(Seen at the performance on 7th April 2014).
For those who found “The Audience” a little to po-faced last year, this is the
perfect antidote. A thundering good melding of politics and comedy, this should
by rights be set to run as long as the Iron Lady herself.
It’s smart, funny and clever – and not just in
that order. By using “Old” and “Young” versions of the same character, we get
simultaneous views and reviews of what is going on and what went on. Privy to
both conversations and thoughts, plus the arguments they cause, it’s a fine
structure to begin with.
A highly sophisticated comedy, Marion Bailey,
Stella Gonet, Lucy Robinson and Fenella Woolgar working together give us a
revealing and amusing insight into the relationship between two of the most
powerful women of the 20th Century. And that is before two manic ideas tear down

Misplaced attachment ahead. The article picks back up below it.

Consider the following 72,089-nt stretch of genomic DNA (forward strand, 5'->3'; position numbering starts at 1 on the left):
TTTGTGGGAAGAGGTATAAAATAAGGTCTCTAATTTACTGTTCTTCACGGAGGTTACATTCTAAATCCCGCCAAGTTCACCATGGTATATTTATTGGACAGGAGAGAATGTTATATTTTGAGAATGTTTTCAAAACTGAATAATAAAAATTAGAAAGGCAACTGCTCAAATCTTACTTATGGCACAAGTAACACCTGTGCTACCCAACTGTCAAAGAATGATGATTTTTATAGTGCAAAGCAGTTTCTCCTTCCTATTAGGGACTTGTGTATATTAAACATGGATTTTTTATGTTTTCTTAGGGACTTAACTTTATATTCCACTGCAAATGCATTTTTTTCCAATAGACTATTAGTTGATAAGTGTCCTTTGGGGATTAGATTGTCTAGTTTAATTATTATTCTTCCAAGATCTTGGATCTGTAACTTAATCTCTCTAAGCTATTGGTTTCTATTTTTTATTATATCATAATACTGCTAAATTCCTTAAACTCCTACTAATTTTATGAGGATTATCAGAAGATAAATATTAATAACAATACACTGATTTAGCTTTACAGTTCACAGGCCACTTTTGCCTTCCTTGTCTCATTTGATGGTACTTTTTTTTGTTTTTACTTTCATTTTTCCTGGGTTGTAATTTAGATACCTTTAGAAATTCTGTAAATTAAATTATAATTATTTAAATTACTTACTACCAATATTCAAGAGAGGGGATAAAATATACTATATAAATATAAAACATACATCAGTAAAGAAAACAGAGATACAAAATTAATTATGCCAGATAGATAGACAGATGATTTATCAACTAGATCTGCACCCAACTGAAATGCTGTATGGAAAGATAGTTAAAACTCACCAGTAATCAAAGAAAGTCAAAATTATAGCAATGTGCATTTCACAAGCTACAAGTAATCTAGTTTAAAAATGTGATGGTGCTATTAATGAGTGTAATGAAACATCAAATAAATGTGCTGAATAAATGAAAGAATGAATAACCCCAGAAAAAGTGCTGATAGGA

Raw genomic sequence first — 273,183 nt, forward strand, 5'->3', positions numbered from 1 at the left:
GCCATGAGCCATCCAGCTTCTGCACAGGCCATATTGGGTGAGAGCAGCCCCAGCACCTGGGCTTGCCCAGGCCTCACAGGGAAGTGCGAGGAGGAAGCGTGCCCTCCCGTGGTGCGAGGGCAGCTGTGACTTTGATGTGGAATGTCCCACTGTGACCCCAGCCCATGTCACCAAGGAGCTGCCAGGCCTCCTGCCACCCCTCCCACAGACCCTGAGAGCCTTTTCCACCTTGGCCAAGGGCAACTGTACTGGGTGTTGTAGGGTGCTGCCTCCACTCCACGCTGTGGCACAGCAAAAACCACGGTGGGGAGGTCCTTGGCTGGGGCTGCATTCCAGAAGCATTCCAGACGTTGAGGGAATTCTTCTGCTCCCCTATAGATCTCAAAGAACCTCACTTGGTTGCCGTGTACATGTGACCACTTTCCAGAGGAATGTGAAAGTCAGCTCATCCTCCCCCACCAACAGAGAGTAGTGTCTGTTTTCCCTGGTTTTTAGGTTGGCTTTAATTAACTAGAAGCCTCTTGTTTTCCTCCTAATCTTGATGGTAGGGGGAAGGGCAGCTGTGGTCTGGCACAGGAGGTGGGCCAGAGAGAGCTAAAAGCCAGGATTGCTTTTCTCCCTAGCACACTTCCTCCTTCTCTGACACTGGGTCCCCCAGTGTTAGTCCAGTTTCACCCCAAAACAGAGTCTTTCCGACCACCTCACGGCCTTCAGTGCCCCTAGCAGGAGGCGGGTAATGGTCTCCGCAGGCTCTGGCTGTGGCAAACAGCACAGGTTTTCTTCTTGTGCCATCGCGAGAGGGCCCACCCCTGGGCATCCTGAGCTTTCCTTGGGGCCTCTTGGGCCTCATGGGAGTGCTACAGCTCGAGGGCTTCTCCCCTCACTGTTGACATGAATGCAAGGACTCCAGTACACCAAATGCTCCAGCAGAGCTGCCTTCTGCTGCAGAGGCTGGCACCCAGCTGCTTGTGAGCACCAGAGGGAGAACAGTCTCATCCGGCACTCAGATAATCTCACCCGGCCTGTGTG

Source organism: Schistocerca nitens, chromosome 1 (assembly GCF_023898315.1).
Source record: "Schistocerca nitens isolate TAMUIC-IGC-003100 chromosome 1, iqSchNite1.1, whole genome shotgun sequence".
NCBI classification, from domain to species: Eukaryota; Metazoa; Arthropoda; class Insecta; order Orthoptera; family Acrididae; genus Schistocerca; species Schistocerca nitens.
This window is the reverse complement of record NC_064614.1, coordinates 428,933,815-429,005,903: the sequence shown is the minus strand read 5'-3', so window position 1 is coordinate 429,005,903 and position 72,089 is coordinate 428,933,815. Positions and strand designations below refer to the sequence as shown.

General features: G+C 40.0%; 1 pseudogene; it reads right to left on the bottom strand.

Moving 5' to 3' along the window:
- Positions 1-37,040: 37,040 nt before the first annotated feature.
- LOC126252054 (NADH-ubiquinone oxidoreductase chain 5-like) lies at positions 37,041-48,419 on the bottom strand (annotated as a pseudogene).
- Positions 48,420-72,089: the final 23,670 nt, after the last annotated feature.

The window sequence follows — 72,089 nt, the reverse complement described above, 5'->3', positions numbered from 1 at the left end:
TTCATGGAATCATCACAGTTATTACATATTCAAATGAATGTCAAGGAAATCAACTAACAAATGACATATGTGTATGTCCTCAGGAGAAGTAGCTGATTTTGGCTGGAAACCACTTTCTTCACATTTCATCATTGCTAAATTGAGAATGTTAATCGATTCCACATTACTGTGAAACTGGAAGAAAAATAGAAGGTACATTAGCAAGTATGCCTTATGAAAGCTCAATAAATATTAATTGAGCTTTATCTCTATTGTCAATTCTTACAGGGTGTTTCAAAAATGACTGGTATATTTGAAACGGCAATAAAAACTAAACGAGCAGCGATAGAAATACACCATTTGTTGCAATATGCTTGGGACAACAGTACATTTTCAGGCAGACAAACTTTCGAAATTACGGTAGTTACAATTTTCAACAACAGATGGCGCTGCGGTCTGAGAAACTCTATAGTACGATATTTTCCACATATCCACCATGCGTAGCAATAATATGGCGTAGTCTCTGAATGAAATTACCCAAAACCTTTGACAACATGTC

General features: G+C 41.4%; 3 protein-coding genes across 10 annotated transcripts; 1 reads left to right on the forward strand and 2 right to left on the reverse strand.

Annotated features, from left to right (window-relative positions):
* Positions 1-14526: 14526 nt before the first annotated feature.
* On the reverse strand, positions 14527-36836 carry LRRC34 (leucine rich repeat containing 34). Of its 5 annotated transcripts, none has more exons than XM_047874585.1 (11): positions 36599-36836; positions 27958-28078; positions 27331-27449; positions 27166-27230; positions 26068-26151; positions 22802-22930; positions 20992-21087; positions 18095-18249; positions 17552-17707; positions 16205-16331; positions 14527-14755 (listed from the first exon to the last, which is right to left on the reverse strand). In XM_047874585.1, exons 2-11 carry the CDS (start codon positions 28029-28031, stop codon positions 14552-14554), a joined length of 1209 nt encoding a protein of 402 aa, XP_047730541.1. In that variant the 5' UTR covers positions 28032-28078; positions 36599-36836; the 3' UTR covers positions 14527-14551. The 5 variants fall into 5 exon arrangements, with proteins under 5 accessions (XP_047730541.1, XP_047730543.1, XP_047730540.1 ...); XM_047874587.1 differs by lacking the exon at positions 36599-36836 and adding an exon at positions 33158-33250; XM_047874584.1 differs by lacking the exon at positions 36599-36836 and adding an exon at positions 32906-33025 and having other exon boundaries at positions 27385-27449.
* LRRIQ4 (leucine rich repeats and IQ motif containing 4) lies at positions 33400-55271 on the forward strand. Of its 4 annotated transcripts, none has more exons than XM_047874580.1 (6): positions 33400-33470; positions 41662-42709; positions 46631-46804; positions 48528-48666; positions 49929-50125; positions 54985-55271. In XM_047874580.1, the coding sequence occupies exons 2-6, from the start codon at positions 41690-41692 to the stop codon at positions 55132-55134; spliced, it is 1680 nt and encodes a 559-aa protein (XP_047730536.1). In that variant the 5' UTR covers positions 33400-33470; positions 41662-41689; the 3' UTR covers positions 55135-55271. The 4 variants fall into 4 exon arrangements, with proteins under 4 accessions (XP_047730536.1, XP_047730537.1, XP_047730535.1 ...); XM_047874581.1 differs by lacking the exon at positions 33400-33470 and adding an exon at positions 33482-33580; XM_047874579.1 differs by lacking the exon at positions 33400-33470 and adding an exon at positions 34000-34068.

the barriers between audience and cast – or should that be subjects and
electorate – totally.
Two men, the ever-renowned genius that is Jeff
Rawle and hugely talented Neet Mohan between them divide (reluctantly in some
cases) the men who orbited these ladies’ lives. Both men at points draw gasps of
admiration at their inventiveness, and amuse even more than they convince.
Even better, with the “fourth wall” often
breached, and a wonderful moment at the start of the second half (the monkey
says no more), a bond is formed that grows stronger throughout the evening.
Scarily, the monkey remembers every event in the
1979 to 1990 time period that they cover – and almost agreed with the Kinnock
address at the start of the second half.
It’s partly an evening of reminiscence, partly
political satire, but never dull and more about people than politics. A history
lesson for some, a fascinating reminder for others, and unmissable for anyone
who likes to think as much as laugh heartily for two entertaining hours.